We got into Carnegie Mellon’s Project Olympus and started vetting our business idea and building out some product concepts we could run with. From there I pitched one of the ideas at the first Startup Weekend – Pittsburgh hoping to rally some of the folks I was already working with and attract some more talent to the idea. Plus, push right to a working prototype/MVP. That weekend we formed a team of about 10 and were able to refine the idea, hammer out a prototype, put it in front of customers, collect a couple dollars in revenue, and launched it right into 1st place.
From there we got accepted in AlphaLab and have been working on iterating and adding functionality to several features and building a strong base of the platform. We have been able to test and refine to success several sales strategies, and sell several different customer types.
The first week in AlphaLab we closed $14,000 in revenue, through a launch partnership with the Everett & Hurite Ophthalmology practice, an amazing practice and group of forward looking doctors that believed in our vision of better and stronger relationships with their patients.
What do you think is the hardest thing about being an entrepreneur?
It’s very difficult to have a business that you’re launching with no or low revenue, and minimal funding. Your parents are telling you to get a real job. Your significant other is tired of not having an income. Thankfully we have a community, and customers, that helped validate what we are doing.
Everyone knows the rewards for entrepreneurship and everyone thinks you got lucky, but really, there might be some luck, particularly if you made that luck out of unending, passionate, hard work.
How do you cope with this?
About 5 years back I started Next Entrée, a no-frills dinner where tech CEOs—from students to seasoned entrepreneurs—get together for dinner and talk about what they’re working on and how they can help each other. It’s a time to commiserate and celebrate over successes and failures as entrepreneurs.
Being in AlphaLab sometimes feels like Next Entrée on a day-to-day basis. Your among five other startups, you’re being mentored weekly, driven on objectives monthly, challenged daily, you’ve laid out your goals and other people know them and are holding you accountable. This seems simple enough, but it is highly valuable and very difficult to place upon yourself as an entrepreneur.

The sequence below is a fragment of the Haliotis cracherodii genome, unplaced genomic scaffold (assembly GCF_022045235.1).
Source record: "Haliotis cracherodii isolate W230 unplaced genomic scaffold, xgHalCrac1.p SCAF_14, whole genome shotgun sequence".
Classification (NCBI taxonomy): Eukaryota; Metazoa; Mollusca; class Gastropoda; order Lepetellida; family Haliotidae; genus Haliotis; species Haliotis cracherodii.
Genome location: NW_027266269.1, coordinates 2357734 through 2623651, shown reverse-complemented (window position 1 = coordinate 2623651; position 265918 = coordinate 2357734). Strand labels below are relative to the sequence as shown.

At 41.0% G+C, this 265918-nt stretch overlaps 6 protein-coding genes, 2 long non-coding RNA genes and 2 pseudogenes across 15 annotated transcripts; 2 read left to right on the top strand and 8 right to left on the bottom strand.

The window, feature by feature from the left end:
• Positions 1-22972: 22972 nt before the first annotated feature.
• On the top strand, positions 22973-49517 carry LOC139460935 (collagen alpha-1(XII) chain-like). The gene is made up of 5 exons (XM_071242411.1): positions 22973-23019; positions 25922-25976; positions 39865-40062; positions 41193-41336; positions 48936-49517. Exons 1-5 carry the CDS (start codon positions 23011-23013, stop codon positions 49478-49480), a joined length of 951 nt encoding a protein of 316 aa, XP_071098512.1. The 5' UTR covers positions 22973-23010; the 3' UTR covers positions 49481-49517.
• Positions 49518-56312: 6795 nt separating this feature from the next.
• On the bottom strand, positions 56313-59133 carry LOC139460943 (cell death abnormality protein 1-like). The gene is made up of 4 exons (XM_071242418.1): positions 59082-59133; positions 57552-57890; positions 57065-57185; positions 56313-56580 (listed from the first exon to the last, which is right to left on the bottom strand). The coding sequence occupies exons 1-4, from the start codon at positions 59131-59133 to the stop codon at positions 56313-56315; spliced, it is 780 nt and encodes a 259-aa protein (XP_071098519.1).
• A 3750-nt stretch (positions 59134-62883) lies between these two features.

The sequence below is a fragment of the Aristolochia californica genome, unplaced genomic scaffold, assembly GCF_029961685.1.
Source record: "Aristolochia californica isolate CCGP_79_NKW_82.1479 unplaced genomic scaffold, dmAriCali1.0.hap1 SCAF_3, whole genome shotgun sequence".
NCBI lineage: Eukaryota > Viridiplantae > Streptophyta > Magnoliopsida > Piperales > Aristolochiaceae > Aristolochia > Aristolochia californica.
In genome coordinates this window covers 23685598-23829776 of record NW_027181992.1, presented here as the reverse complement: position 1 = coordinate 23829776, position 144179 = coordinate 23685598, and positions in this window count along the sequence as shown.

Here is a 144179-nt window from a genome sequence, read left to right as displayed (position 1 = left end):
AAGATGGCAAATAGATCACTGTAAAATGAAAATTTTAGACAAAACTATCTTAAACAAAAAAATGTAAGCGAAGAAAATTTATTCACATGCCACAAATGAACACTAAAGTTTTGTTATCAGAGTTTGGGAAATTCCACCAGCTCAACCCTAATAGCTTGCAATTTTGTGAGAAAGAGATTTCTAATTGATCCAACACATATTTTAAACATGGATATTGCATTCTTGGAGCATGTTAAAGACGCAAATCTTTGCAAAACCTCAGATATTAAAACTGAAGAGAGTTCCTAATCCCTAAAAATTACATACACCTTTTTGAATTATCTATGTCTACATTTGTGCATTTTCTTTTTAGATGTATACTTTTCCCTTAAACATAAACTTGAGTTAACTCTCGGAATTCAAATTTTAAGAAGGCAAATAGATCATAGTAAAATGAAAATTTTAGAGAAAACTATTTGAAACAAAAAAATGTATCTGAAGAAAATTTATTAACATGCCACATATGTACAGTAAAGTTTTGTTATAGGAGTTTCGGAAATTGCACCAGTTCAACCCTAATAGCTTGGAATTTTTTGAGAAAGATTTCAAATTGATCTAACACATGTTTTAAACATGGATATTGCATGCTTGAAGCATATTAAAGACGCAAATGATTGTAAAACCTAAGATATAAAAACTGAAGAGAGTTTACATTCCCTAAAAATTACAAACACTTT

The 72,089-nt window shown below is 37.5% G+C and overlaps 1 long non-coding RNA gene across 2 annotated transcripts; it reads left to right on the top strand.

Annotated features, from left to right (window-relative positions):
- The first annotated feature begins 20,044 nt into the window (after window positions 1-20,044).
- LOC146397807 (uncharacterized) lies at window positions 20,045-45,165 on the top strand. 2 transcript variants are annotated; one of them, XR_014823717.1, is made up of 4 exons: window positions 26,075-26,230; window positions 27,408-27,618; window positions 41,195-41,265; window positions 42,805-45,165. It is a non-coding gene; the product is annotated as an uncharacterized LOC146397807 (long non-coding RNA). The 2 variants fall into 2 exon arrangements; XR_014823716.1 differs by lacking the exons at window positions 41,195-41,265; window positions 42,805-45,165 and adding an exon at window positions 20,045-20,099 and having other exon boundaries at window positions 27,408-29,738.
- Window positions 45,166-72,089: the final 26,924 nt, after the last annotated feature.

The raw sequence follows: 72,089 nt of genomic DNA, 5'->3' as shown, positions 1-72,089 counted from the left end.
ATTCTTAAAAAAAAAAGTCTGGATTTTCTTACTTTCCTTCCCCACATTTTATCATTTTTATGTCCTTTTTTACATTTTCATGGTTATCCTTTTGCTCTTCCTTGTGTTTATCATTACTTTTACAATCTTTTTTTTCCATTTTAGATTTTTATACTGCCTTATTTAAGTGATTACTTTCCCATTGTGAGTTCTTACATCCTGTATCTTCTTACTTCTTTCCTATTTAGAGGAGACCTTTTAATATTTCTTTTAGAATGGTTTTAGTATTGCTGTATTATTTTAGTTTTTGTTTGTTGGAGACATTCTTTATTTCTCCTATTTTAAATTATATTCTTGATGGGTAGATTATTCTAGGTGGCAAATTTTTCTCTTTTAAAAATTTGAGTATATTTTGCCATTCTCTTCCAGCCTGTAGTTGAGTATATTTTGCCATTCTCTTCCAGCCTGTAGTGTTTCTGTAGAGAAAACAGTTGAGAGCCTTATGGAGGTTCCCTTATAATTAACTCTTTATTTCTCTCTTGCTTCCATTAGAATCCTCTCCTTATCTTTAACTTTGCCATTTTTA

If you could give one piece of advice to an entrepreneur just starting out, what would you say?
The Four Agreements teaches you how to do four things that are really hard: 1. not take anything personally, 2. not make assumptions, 3. be impeccable with your word, and 4. do your best at those three things. I don’t know how an entrepreneur can live without those 4 things from a personal perspective.
And from the business perspective, The E-Myth by Michael Gerber. It’s based on the hypothesis that entrepreneurship is a myth. Gerber says that there are no natural-born entrepreneurs. There are technicians that turn into entrepreneurs–it’s the haircutter that says I want to open up my own barber shop. It’s the engineer that says I want to start my own tech company.
But when they decide they want to sta
rt their own company, these people know how to do one thing: a technical role. They have to learn how to do finance, marketing, sales, operations, HR—all the things you need to learn to build a business.
And Gerber shares not only the story of the difference b/w an entrepreneur and a technician, but how a technician can morph into an entrepreneur. And it’s told in a simple, unintimidating, straightforward voice.
I found those two books incredibly helpful and think they provide a lion share of guidance that people need in order to take a role like this and run with it.
How can I tell my doctor about Treatspace?
Go to TellYourDr.com, enter in your doctor’s information and we’ll tell them about Treatspace on your behalf.